The title is just for fun. Don't care whether it reaches Hillary Clinton
    or not. I do care about the election interference and the incessant fake collusion interference against a duly elected president.

    --- SoupGate-Win32 v1.05
    * Origin: fsxNet Usenet Gateway (21:1/5)
  • From John Doe@21:1/5 to All on Wed Apr 20 00:34:51 2022
    [continued from previous message]

    with the FBI, the Government anticipates introducing portions of the defendant’s testimony during

    which the defendant stated that he met with U.K. Person-1 at Law Firm-1’s offices in the summer

    of 2016. As the Court is aware, and as noted above, U.K. Person-1 had at the time been retained

    by the U.S. Investigative Firm to conduct opposition research for the Clinton Campaign. Although

    the defendant testified before Congress that the purpose of the meeting was to “vet” U.K. Person-1

    for the Clinton Campaign given the defendant’s knowledge of national security matters, U.K.

    Person-1 has testified under oath in the United Kingdom that, during the meeting, the defendant

    told him at the meeting about the Russian Bank-1 allegations. U.K. Person-1 further testified that

    after the meeting, personnel from the U.S. Investigative Firm tasked U.K. Person-1 to research and

    produce intelligence reports about Russian Bank-1, which he did. In addition to the defendant’s

    billing records, evidence of the defendant’s 2016 meeting with U.K. Person-1 is highly probative

    of the fact that the defendant was acting on behalf of Clinton Campaign during his September 19,

    2016 meeting with the FBI.

    Note 10:
    As noted above, the Government proffers this publicly-available evidence in order to
    demonstrate the relevance to the charged conduct of the defendant’s meeting and interactions with
    U.K. Person-1.

    Second, to demonstrate the defendant’s intent to conceal his work on behalf of the Clinton

    Campaign, the Government will offer portions of the defendant’s Congressional testimony in which

    he is asked specifically by Congress whether the U.S. Investigative Firm or various of its employees

    were the anonymous “client” who provided Russian Bank-1-related information to the defendant.

    In his answers, the defendant denies that the U.S. Investigative Firm and/or these employees were

    his client. The defendant fails to state or volunteer that the U.S. Investigative firm, in fact, had

    drafted and provided to the defendant one of the white papers that the defendant then gave to the

    FBI General Counsel. Nor does the defendant disclose that he billed his Russian Bank-1-related

    work to the same campaign that hired the U.S. Investigative Firm (the Clinton Campaign).

    Third, the Government will offer portions of the defendant’s Congressional testimony in

    which the defendant acknowledges that he shared the Russian Bank-1 allegations with members of

    the media before and after his meeting with the FBI, including with specific journalists whom he

    identifies. This testimony corroborates the anticipated testimony of the former FBI General

    Counsel, specifically that the during their September 19, 2016 meeting, the defendant informed the

    General Counsel that the Russian Bank-1 allegations already had been provided to the media.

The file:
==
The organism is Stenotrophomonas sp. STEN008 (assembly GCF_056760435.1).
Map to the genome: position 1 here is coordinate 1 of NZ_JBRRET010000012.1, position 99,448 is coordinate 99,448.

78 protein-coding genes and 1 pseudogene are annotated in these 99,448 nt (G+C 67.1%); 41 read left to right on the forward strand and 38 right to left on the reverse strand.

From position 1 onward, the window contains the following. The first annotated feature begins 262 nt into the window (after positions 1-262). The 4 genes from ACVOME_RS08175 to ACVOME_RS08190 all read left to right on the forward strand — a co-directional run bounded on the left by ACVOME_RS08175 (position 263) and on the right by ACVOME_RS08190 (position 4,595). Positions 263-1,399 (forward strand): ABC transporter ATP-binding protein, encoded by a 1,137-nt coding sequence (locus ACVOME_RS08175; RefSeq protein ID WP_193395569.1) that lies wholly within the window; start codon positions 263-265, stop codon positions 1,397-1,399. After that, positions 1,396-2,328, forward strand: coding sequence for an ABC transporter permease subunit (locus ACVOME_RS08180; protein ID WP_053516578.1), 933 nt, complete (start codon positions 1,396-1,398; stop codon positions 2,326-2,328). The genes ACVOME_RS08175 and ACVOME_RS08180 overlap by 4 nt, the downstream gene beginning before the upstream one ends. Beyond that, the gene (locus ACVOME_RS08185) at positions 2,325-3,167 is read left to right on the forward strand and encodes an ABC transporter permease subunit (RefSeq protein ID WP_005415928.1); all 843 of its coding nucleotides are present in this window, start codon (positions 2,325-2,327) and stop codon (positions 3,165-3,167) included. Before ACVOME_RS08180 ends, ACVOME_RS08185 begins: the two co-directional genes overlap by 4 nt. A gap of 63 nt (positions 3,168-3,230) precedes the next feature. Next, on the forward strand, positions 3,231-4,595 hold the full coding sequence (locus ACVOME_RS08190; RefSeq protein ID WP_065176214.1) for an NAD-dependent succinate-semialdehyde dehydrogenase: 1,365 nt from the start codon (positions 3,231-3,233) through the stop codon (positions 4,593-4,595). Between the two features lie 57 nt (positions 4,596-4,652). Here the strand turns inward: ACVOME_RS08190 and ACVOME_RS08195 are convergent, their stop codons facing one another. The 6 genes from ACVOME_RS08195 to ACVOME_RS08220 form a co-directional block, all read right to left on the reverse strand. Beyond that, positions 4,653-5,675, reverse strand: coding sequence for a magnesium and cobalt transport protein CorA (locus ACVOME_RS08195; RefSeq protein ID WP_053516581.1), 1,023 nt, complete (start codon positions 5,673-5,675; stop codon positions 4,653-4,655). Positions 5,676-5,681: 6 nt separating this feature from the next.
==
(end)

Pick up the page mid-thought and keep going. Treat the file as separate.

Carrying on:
All of the above evidence bears directly on the subject matter and specific contents of the

    defendant’s meeting with the FBI General Counsel. Such evidence is also highly probative because

    it concerns the clients whom the Government has alleged the defendant represented at that meeting.

    Accordingly, it is admissible as direct evidence and, alternatively, pursuant to Rule 404(b).

    D. The Government Should Be Permitted to Introduce Evidence and Argument
    Regarding Law Firm-1’s Statements to the Media

    The defendant also moves to preclude certain evidence or argument concerning the Law

    Firm-1 press statements and “evidence regarding the role the defendant played in causing them to

    be made.” Def. Mot. at 22. The defendant claims that the Government is improperly seeking to

    introduce “lay opinion testimony” as to credibility of the statements in the press. The defendant’s

    argument is incorrect.

    First, the Government should be permitted to present this relevant 404(b) evidence which

    proves, inter alia, the defendant’s motive and intent to conceal the involvement of politically-

    motivated parties in his work on the Russian Bank-1 allegations in 2016. The fact that the defendant

    participated in the drafting, approval, and/or issuance of press statements that affirmatively claimed

    that the defendant’s client was not the Clinton Campaign (when in fact, he billed the campaign for

    the very work at issue in the press statements) is clearly probative of the crime charged and not

    unduly prejudicial.

    Second, the Government is not seeking to usurp a credibility finding from the jury through

    lay opinion testimony. Indeed, the Government does not plan to elicit the “opinion” of the then-

    Managing Partner of Law Firm-1 as to whether he currently “thinks” the press statements were

    false or misleading. Rather, the Government will appropriately elicit testimony as to the

    circumstances in which the statements were created, reviewed, and approved; what information was

    (and was not) provided by the defendant or others in drafting these statements; and whether the

    Managing Partner knew any of the media statements to be false at the time based on what he knew

    from his role in managing the firm. Because such testimony flows directly from the witness’s

    knowledge of relevant facts, none of it encroaches on the jury’s role as the finder of fact on ultimate

    issues in the case.


    For the foregoing reasons, the Court should grant the Government’s Motions in Limine and

    permit the Government to offer the categories of evidence outlined in its Rule 404(b) notices.